Discover a brand-new cheap source of electricity that does not emit greenhouse gases. Some speculate that such a breakthrough could be nuclear fusion or thorium-based nuclear fission. Decide when the breakthrough occurs, its initial cost relative to coal, and how long the delays in commercialization and scale up would be.
- Research and development, or other investment into new energy supply technologies such as thorium fission or nuclear fusion.
- Note, this does not include new technologies in CO2 removal, transportation, electrification, nor energy efficiency.
- The potential contribution of a new energy supply technology is severely hampered by the long amount of time it would take to displace fossil fuel usage, and actually reduce GHG emissions and temperature, as well as the “rebound effect” in which inexpensive energy increases energy demand.
Watch new technology (orange line) spike up as a breakthrough in a new zero carbon energy supply occurs in the “Sources of Primary Energy” graph. Notice that temperature drops only modestly. There are two reasons why:
- First, watch how little the coal and natural gas lines go down before 2040. Because of this, very little carbon is kept underground during a critical period. There is a long delay between discovery of the zero-carbon energy technology and its dominance in the market – 10 years to commercialize, several years to plan and build, and then growing only as existing coal and natural gas plants (which have a lifetime of 30 years) are retired.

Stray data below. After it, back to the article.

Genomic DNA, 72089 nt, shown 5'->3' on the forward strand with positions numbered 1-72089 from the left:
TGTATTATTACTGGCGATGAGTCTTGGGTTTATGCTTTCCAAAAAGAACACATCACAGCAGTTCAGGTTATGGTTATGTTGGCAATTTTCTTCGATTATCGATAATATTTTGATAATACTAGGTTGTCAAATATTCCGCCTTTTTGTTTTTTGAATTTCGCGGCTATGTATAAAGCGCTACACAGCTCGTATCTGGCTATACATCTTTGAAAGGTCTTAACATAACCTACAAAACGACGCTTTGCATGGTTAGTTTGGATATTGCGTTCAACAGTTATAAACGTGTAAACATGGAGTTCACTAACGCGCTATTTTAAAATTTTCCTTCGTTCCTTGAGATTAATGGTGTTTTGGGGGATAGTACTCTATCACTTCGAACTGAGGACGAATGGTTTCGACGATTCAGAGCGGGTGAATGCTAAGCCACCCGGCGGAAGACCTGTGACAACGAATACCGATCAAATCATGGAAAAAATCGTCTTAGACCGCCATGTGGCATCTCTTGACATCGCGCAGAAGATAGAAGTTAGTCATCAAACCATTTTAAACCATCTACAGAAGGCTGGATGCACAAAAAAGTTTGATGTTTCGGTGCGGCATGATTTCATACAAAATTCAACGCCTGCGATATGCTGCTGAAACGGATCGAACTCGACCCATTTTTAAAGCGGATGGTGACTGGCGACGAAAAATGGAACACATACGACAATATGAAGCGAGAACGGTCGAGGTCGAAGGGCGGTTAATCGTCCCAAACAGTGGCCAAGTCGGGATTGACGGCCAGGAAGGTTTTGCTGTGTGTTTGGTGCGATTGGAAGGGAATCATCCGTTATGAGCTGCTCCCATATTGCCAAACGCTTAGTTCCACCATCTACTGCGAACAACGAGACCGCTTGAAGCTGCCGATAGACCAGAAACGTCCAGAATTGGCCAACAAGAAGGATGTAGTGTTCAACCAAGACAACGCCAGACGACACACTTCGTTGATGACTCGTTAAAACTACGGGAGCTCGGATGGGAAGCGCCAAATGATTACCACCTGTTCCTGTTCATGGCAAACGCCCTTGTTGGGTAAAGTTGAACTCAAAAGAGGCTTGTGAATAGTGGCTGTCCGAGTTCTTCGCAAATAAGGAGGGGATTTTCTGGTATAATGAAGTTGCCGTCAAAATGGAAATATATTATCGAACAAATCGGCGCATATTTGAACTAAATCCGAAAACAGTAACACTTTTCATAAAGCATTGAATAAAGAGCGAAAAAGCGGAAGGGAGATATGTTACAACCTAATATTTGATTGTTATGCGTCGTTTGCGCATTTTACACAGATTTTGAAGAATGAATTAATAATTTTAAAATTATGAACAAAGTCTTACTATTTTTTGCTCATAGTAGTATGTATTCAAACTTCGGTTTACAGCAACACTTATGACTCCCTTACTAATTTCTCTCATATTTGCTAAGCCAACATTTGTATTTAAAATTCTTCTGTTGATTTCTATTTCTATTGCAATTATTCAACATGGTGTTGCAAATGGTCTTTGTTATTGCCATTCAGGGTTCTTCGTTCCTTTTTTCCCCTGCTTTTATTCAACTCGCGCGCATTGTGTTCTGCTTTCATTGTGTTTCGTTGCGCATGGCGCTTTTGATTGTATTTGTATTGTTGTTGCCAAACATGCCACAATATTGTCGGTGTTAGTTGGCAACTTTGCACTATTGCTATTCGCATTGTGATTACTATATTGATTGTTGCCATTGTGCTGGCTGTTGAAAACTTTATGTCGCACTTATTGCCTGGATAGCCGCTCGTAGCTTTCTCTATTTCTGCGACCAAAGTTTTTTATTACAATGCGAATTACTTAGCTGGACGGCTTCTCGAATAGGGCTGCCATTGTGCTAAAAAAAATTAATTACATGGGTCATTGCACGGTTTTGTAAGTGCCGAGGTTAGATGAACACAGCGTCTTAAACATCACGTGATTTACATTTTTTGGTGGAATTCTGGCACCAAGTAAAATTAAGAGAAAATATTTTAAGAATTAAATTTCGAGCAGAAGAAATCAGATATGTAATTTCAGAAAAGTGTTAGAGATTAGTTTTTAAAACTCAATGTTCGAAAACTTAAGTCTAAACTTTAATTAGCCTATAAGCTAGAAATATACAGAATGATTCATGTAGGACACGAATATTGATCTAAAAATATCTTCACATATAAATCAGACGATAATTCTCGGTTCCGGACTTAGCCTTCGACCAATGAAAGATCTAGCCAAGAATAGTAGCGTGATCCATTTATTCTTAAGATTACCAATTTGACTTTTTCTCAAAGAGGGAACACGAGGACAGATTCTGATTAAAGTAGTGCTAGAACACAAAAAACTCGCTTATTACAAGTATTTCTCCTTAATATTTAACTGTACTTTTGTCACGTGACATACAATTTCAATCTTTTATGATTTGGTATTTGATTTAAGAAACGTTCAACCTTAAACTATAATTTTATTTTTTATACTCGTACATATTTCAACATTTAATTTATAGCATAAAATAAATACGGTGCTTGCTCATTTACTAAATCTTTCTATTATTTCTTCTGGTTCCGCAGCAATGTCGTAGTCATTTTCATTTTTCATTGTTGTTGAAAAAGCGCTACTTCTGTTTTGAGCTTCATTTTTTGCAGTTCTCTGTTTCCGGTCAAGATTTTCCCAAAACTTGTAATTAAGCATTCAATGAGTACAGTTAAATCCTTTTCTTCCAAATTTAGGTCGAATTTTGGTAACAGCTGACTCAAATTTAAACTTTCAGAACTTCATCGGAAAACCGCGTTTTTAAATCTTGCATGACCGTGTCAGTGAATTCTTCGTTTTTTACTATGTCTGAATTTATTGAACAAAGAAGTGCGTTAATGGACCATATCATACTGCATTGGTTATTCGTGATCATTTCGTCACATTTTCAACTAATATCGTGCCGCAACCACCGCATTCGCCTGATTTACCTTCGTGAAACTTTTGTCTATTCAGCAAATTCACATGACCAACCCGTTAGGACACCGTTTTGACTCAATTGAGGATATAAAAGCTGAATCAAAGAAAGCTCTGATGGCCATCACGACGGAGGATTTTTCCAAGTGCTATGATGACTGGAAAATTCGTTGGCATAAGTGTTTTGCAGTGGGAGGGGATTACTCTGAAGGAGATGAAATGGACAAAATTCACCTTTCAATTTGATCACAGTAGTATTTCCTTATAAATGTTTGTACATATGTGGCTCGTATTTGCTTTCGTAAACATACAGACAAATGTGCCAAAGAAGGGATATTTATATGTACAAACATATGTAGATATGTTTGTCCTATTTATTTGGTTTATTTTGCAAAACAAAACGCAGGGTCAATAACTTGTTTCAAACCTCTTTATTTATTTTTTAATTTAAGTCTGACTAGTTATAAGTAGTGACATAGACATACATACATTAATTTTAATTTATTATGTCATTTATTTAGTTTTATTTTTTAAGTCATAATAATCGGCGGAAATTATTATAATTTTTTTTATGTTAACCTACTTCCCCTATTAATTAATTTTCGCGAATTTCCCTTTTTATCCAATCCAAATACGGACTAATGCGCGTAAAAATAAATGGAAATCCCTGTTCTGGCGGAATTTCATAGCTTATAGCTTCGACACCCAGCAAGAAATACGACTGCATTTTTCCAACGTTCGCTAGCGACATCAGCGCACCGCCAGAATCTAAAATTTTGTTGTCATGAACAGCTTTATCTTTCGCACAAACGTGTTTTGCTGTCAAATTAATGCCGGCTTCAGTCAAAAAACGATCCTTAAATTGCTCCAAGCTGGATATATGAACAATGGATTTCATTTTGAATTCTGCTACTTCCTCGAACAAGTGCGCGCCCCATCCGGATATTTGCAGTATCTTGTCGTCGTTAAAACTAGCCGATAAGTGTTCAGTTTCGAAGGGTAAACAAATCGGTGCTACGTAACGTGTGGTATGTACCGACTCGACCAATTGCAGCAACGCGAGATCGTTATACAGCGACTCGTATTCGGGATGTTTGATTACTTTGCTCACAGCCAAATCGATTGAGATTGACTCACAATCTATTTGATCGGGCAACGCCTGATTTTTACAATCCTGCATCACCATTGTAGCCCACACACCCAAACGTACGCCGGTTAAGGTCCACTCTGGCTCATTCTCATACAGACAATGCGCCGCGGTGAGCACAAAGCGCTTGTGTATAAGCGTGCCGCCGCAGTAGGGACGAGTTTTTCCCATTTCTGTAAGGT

- Next, look at the “Final Energy Consumption” graph. The reason the new technology grows so fast is that it is cheaper than all other energy supplies. The abundance of inexpensive energy increases demand to higher than it would be otherwise, which consumes some of the savings brought by a lower carbon energy supply.
Potential Co-Benefits of a Breakthrough in New Technology¶
- A breakthrough in a new energy sources would create jobs along the supply chain from research and development to construction to operations.
- Research advancements in new technologies may be useful for other applications.
- There are unknown consequences and risks associated with new energy sources.
|status quo||breakthrough||huge breakthrough|
|Breakthrough year||no breakthrough||2022||2022|
|Initial cost relative to coal||1||0.5|
The path to deployment will take some time after the success of the technology in the laboratory: commercialization (set at 10 years, roughly the same amount of time that Uranium-based fission took), planning (2 years) and construction (5 years). Then the new energy source must compete with other energy sources.